RatingsArticle Archive 
The problem with the Colley Matrix
The Colley Matrix is a system developed by Wes Colley. He makes a good attempt at a truly unbiased ranking system. His explanation of why margin of victory and other factors need to be ignored is very good. However, the math he uses to come up with his ratings is flawed, and his system is, in fact, subjective. Here’s Colley’s proof:
So far so good. Changing gears a bit:
Also:
Now, if we make the assumption that the average rating of opponents is equal to 0.5, it follows that:
Now, if we take the equation from Line 4, and sub in what we know from Line 7, we get:
From there, Colley uses the equation in Line 8 to find a team’s effective number of wins, then plugs that into the numerator of the equation in Line 3 to come up with a team’s rating. But there’s a problem: this is all based on the assumption that r̄ = 0.5. When actually running the calculation, r̄ is not necessarily equal to 0.5, which invalidates the proof. Therefore, it no longer has any basis on the Rule of Succession; it becomes nothing more than another equation that ranks teams, just as arbitrary as RPI. Additionally, let’s go back to the assumptions on Line 2. The Rule of Succession requires that the effective number of wins (i.e., number of successes) must be zero or greater, but when Colley runs his calculations, that’s not always the case. If you use negative numbers, then you won’t get a valid answer from the Rule of Succession. The other assumption in Line 2 is that the effective number of wins cannot exceed the number of games played, which the Colley Matrix also violates. Intuitively, this makes sense, you can’t have fewer than zero wins, and you can’t have more wins than games played. Colley cannot claim his algorithm has a basis in the Rule of Succession because he violates its initial assumptions. There are even situations where teams can be punished for winning a game, and rewarded for losing. But, for the sake of argument, let’s pretend that this is all ok. We’ll call the substitution from Line 8 the “Colley Exception”. We still find that the Colley Matrix is a subjective system. Looking back at the equation on Line 4:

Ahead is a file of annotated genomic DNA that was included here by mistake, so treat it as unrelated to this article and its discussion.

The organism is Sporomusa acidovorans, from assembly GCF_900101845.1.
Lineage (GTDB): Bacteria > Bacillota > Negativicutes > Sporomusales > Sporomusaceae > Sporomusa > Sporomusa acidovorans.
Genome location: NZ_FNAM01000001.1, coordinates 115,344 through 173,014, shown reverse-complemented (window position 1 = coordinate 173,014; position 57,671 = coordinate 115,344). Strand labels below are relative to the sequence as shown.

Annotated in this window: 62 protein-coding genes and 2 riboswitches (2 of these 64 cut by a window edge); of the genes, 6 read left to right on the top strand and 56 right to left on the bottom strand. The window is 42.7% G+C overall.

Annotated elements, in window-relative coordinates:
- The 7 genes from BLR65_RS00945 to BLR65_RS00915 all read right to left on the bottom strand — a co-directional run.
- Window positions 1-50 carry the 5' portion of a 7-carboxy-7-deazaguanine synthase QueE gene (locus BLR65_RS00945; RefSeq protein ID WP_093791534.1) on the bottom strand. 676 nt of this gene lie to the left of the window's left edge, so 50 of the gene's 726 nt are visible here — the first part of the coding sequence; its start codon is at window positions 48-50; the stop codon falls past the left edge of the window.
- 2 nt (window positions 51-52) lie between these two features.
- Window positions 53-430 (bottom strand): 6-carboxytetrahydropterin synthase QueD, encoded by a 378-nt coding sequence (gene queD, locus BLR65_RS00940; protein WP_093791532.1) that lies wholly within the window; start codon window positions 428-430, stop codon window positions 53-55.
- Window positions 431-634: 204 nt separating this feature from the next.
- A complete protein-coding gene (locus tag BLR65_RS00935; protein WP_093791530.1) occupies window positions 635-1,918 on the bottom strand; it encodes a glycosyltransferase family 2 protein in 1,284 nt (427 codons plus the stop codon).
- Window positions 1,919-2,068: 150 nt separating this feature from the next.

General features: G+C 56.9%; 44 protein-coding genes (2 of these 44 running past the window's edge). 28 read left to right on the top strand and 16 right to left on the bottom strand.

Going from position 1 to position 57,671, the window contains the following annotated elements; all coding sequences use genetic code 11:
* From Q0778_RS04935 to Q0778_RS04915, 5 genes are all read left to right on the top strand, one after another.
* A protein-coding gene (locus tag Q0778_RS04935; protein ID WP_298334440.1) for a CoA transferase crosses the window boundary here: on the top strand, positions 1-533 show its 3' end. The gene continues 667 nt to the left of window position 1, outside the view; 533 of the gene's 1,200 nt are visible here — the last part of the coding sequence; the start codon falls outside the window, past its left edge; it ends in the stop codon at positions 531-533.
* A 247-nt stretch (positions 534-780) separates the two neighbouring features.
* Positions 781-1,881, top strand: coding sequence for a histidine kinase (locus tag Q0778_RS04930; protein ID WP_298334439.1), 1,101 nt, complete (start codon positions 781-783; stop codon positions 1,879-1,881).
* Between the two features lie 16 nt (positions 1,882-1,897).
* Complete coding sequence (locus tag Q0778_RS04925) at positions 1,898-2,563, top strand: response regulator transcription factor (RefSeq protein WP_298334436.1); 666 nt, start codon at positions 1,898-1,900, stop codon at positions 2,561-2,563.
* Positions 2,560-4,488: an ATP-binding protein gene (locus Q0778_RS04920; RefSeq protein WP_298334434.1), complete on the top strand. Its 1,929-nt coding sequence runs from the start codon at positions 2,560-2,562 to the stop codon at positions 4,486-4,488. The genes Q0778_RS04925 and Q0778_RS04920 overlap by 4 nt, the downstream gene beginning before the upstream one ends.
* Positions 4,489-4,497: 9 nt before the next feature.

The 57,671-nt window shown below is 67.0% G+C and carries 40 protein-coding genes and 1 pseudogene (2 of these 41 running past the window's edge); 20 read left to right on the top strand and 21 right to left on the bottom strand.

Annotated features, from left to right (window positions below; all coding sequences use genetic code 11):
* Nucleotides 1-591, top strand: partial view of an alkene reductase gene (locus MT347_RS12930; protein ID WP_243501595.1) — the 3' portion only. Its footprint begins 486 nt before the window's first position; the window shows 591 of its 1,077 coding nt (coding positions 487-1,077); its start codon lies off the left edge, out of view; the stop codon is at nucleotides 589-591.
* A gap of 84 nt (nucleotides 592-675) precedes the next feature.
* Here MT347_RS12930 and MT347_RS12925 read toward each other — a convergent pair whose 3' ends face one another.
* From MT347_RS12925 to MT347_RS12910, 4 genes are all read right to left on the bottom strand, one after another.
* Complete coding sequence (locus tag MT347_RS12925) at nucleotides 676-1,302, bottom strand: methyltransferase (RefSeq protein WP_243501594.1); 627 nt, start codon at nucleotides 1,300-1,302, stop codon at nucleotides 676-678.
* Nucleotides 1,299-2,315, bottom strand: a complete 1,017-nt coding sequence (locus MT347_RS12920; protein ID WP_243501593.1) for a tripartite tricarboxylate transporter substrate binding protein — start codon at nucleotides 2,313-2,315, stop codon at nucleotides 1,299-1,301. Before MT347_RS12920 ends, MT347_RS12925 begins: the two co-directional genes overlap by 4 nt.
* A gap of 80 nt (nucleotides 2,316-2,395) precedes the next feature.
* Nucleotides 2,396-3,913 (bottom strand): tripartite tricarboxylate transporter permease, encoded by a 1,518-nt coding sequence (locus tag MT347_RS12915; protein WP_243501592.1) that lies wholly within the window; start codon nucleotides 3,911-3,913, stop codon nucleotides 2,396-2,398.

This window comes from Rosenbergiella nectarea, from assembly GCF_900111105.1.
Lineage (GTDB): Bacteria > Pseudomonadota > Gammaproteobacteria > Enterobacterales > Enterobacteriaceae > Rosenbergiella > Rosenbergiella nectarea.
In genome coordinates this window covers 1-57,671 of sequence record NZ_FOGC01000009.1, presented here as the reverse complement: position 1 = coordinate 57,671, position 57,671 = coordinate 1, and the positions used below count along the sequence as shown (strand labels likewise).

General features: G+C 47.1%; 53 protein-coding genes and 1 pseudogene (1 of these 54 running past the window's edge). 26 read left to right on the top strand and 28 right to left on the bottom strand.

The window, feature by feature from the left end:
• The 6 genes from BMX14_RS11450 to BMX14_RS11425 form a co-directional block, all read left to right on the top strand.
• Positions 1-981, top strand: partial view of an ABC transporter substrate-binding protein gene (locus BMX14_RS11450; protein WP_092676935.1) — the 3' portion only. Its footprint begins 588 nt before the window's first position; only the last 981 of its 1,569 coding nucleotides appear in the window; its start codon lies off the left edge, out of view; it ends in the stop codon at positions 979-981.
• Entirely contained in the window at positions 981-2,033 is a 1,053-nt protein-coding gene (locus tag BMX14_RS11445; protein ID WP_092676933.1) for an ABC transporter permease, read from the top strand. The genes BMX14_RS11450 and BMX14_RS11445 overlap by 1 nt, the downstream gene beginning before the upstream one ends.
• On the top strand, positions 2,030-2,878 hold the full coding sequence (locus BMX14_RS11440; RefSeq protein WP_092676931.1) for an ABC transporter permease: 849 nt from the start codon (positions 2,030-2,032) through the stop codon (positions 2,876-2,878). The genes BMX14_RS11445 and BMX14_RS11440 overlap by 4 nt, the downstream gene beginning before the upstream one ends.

The green term represents the component that is based on a team’s winning percentage. The red term represents the component that factors in strength of schedule (after substituting with the Colley Exception). Colley arbitrarily chooses to split these in half, giving each component equal weight (arguably, a 50/50 split puts too much weight on strength of schedule). Instead of splitting 50/50, you could just as easily split it 75/25:
Or 80/20:
Or 41/59:
Or anything else. And mathematically, they’re all just as valid as Colley’s 50/50 split. Colley hangs his hat on the fact that his formula has no “ad hoc” or “biased” adjustments or constants. But contrary to his claim, Colley is putting an arbitrary weight on strength of schedule, which is exactly the mistake he accuses other ranking methods of making. In the end, the Colley Matrix ranks teams no better than other ranking systems. It’s subjective and the equations used are not selfevidently true.